If you follow Broadcast Management Group on social media or read our blog (its really good, I promise!), you’ll know that we’ve been following the changing landscape of broadcast television very closely. We do so for a few reasons. First, because it continues to be a fascinating journey. Seeing the dynamics of broadcast television change before our eyes – in a relatively short amount of time – has been fun to watch. Second, as a live video production company, we’ve seen this transition have an impact on our business. We’ve seen an increased demand for producing content live to the web – not live to network television. Instead of booking satellite trucks, we’re working to secure dedicated internet drops and bringing in web encoders. As the industry changes, we’ve had to adapt and change with it. But the industry isn’t done changing.
Several months back, I blogged about the changing demographics of television and my own personal ‘cord cutting’ experience. After ditching DirecTV for AppleTV, the one thing I was always frustrated with was the lack of live sports options. I found some work-arounds, but networks were pretty good at keeping broadcast rights under lock-and-key. Fortunately, it looks like momentum is about to swing the other way.
In some sort of crazy, come-from-behind victory, Twitter managed to snag the global streaming rights for Thursday Night Football (TNF) this Fall. The little blue bird managed to beat out heavy hitters like Amazon, Verizon and Facebook (Facebook expressed an interest in the TNF streaming rights earlier, but announced last week they were backing down). Under the new deal, Twitter will be able to live stream 10 of 16 games this coming season – the remaining 6 are already committed to NFL Network. Twitter will be re-broadcasting CBS and NBC’s feeds and will only have the rights to sell a small amount of ad spots. Which means the NFL has basically figured out a way to sell the exact same thing to multiple sources. Very sneaky, Roger.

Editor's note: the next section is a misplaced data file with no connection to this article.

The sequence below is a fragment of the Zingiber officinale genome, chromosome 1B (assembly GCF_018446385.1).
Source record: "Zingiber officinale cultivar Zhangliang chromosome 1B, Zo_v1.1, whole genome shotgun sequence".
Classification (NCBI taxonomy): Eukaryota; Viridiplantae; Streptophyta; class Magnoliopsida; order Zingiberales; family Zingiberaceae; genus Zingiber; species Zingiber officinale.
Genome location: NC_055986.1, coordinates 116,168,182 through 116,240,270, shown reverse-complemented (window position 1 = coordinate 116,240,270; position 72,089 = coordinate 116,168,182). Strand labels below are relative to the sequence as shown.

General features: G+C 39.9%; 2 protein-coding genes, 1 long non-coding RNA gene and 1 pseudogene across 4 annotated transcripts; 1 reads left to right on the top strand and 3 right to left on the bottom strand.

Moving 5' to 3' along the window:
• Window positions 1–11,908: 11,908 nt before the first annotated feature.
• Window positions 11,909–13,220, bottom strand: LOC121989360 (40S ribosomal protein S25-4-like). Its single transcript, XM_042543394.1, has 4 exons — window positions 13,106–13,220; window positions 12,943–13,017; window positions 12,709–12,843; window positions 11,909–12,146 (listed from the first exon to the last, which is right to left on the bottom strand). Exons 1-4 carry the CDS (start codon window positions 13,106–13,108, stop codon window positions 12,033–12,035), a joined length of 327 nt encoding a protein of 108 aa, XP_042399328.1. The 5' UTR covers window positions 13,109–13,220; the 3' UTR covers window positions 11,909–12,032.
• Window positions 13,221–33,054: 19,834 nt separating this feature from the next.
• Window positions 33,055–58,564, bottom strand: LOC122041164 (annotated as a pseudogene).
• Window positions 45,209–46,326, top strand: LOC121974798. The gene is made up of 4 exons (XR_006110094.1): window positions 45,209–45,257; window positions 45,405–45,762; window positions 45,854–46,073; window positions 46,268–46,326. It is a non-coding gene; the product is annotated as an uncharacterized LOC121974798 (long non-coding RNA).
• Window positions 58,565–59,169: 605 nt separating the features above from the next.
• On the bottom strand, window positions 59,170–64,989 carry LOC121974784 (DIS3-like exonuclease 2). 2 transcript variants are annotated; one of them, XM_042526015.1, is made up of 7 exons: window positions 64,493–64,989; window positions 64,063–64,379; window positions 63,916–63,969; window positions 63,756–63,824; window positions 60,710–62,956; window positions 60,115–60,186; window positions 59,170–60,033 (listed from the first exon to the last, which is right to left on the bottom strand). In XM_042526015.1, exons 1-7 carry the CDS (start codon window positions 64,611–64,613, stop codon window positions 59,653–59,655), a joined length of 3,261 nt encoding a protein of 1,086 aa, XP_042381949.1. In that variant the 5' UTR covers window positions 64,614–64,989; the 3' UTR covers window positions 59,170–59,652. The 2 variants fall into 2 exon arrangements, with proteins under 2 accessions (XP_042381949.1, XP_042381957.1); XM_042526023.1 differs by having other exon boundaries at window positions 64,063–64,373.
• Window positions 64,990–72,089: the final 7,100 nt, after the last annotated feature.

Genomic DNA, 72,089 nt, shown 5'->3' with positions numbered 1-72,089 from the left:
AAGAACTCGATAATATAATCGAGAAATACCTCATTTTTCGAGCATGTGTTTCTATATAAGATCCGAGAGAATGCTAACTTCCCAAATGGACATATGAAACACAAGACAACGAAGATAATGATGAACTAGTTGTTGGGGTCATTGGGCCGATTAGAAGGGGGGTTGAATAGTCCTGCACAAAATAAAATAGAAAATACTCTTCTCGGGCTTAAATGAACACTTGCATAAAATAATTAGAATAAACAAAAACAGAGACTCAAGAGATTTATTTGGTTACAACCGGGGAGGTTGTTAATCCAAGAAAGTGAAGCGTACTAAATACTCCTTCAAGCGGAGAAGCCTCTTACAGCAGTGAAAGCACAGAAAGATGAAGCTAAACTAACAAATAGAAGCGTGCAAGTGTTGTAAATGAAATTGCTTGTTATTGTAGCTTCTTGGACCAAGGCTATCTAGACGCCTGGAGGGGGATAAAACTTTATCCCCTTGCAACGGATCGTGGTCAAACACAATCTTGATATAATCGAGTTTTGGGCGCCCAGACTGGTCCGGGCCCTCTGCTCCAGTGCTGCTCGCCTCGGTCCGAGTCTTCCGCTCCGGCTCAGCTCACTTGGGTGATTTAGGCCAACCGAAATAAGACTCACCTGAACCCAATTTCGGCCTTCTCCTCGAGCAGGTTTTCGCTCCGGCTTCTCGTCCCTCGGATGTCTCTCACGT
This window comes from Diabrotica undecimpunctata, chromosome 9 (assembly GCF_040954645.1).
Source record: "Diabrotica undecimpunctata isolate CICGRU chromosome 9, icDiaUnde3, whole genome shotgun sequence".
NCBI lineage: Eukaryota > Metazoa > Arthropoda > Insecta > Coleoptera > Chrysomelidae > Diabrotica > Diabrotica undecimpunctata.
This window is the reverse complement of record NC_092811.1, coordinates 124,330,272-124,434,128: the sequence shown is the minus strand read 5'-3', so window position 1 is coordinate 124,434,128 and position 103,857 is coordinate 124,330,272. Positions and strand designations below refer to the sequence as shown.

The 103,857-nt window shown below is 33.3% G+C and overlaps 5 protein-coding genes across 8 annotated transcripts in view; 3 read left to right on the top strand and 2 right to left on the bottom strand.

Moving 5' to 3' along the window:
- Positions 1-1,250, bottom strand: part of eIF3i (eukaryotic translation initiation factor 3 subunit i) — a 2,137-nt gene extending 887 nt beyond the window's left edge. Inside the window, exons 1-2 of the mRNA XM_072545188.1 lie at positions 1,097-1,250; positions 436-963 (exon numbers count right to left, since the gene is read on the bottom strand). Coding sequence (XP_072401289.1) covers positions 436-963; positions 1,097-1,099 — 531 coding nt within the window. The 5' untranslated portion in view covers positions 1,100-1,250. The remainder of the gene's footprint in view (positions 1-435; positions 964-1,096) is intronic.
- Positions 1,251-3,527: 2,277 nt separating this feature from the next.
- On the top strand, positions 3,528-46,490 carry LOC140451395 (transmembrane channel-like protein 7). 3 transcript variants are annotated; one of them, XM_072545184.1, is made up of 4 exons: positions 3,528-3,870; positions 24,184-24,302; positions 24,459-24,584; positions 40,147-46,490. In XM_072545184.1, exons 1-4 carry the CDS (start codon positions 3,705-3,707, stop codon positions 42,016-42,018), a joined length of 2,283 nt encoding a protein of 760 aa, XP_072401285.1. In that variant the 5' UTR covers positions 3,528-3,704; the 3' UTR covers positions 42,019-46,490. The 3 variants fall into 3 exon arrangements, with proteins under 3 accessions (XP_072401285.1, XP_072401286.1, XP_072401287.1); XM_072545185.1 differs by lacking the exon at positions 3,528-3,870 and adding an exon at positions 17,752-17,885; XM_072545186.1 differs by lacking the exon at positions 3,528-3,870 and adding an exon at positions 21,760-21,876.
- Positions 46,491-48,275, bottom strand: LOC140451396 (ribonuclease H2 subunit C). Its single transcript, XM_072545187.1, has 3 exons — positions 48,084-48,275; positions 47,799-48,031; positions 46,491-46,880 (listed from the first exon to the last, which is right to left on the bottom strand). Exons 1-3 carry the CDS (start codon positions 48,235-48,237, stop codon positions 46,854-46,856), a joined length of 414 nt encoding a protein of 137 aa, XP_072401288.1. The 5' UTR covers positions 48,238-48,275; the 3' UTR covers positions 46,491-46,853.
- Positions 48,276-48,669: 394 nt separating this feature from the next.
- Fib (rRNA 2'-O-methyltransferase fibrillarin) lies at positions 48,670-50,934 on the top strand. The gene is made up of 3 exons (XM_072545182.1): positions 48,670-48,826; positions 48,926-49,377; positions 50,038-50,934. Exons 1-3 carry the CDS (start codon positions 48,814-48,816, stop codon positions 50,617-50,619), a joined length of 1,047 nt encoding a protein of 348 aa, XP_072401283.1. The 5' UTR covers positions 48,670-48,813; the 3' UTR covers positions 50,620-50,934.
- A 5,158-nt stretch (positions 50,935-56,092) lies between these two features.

What’s really interesting though is that Twitter was NOT the highest bidder. They will (allegedly) end up paying a meager $10M for all 10 games (sources say rival bids reached $15M). That’s a pretty low price tag when you consider that Yahoo paid $17M for the rights to ONE GAME between the Bill and Jaguars last season. And comparatively, NBC and CBS have paid a combined $450M for the broadcast rights for TNF. But Roger Goodell and Co. felt that Twitter could provide a global reach that other bidders could not. While some reports claim Twitter’s growth has slowed, the company claims to have an active user base of 320 million people, but a reach of 800 million (this includes people visiting Twitter properties, but who aren’t logged into the service). With the NFL continuing to expand the number of games played abroad this year, it’s obvious they want to extend their audience beyond the US boarder. Partnering with Twitter just might help with that push.
Sure, this isn’t the “be all, end all” solution for football fans who don’t have a cable subscription, but it certainly doesn’t hurt. Thursday Night Football does not traditionally feature marquee matchups, but the NFL’s partnership with Twitter is another step towards digital distribution. It also helps the NFL reach new, untapped audiences who may have never been able to watch an NFL game otherwise. The NFL considered their deal with Yahoo last year to be a “test” for digital streaming. If that’s the case, I’m not quite sure what the Twitter deal would be, maybe an experiment?, but regardless, it’s an exciting development for all parties and NFL fans.